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Nematode assemblages along a Mediterranean depth transect (160- 1220 m) and vertically in the sediment were investigated. The station at the edge of the continental shelf (160 m) was distinctly different from those situated on the continental slope (280-1220 m). On the slope, nematode communities in the upper centimetre differed significantly from communities in the deeper sediment layers, which were dominated by fewer and larger species. Vertical segregation could be a factor explaining the coexistence of several species belonging to the genus Sabatieria, with larger species penetrating deeper into the sediment. Clear differences in buccal morphology suggest food resource partitioning as the dominant factor promoting coexistence of several species belonging to the other dominant genus, Acantholaimus. [KEYWORDS: meiofauna; nematodes; deep-sea;Mediterranean Deep-sea transect; marine nematodes; calvi corsica; species-diversity; north-carolina; norwegian sea; assemblages; meiobenthos; size; desmoscolecidae]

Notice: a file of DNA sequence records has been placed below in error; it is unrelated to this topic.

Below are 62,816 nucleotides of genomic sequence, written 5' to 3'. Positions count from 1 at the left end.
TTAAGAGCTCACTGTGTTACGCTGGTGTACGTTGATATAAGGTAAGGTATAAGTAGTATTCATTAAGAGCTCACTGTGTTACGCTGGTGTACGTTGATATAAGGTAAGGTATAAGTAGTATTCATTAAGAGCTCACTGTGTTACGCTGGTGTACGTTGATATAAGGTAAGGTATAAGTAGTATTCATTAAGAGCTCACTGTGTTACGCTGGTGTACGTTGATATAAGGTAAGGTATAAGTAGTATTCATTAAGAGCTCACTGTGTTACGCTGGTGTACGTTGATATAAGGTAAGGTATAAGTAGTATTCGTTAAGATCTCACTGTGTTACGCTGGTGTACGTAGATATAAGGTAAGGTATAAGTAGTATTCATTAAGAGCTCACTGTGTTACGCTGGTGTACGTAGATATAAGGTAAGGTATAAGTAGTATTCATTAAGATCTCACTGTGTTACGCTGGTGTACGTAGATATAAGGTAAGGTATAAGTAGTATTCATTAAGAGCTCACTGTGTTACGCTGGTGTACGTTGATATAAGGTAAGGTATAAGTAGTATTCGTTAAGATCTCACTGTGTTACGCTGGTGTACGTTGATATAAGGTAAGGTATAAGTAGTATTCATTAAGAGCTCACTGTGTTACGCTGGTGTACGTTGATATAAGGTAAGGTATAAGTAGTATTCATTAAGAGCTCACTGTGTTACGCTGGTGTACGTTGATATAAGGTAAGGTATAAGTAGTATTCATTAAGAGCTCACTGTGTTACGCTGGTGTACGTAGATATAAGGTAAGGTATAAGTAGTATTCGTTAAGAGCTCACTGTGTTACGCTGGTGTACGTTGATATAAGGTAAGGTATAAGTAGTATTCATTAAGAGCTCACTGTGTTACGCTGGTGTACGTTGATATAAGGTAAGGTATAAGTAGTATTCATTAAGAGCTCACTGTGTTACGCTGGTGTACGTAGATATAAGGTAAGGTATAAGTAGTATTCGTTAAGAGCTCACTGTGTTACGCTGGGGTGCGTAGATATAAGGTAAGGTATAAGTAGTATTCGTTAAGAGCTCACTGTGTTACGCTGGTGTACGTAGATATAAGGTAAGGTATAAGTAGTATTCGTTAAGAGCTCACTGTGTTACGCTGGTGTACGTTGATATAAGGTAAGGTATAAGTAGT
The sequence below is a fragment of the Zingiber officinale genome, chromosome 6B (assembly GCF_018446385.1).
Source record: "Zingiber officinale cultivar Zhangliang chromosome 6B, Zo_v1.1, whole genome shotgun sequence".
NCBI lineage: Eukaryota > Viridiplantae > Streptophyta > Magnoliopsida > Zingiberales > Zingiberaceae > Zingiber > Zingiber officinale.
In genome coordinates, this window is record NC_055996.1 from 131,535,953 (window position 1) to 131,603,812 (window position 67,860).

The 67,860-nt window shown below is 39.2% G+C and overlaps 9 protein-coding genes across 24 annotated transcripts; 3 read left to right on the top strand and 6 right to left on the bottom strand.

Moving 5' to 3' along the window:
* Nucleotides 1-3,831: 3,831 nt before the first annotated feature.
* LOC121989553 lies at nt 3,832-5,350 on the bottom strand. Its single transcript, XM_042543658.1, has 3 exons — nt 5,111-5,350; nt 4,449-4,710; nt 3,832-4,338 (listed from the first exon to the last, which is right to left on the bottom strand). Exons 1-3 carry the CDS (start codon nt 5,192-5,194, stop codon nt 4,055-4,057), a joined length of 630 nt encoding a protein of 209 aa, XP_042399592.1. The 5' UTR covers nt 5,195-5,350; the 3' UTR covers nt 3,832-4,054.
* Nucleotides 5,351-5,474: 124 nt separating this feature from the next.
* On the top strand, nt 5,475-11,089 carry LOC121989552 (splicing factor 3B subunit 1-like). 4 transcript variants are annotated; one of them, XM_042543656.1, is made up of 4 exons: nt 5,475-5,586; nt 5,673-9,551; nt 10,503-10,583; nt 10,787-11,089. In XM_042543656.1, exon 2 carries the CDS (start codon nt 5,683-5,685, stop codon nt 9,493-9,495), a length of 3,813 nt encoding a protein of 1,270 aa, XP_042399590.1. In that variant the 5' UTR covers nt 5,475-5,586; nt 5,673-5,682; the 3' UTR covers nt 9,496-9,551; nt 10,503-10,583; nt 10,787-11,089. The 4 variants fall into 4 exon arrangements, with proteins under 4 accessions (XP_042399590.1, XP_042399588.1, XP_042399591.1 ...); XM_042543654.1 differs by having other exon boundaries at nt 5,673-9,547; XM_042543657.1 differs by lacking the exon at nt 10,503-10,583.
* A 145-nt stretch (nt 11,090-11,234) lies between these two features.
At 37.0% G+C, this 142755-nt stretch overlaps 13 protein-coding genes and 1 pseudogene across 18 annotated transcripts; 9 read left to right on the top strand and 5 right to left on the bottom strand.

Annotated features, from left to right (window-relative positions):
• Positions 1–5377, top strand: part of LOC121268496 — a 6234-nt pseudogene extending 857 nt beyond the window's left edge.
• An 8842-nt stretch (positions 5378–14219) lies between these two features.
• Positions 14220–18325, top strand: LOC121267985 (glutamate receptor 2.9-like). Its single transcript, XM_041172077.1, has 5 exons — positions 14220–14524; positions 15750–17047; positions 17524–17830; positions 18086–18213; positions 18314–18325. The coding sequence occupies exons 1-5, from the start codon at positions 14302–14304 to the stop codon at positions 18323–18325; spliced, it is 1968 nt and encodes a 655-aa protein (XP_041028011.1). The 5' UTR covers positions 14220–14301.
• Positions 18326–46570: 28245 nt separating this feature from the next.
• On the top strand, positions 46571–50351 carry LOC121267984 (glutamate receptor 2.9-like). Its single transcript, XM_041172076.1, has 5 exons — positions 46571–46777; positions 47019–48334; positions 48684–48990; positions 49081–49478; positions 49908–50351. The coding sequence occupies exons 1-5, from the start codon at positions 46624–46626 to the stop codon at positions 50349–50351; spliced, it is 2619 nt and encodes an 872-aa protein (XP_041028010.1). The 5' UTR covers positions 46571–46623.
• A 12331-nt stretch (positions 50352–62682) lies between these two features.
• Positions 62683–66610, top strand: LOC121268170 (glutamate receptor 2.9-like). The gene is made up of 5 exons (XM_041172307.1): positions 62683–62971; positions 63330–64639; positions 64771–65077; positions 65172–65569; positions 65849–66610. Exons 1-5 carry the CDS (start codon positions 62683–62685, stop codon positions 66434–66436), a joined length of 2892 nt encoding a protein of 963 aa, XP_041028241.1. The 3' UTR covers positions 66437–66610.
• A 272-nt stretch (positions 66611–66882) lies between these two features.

Original languageEnglish
Pages (from-to)189-206
JournalMarine Ecology
Issue number3
StatePublished - 1995

ID: 95801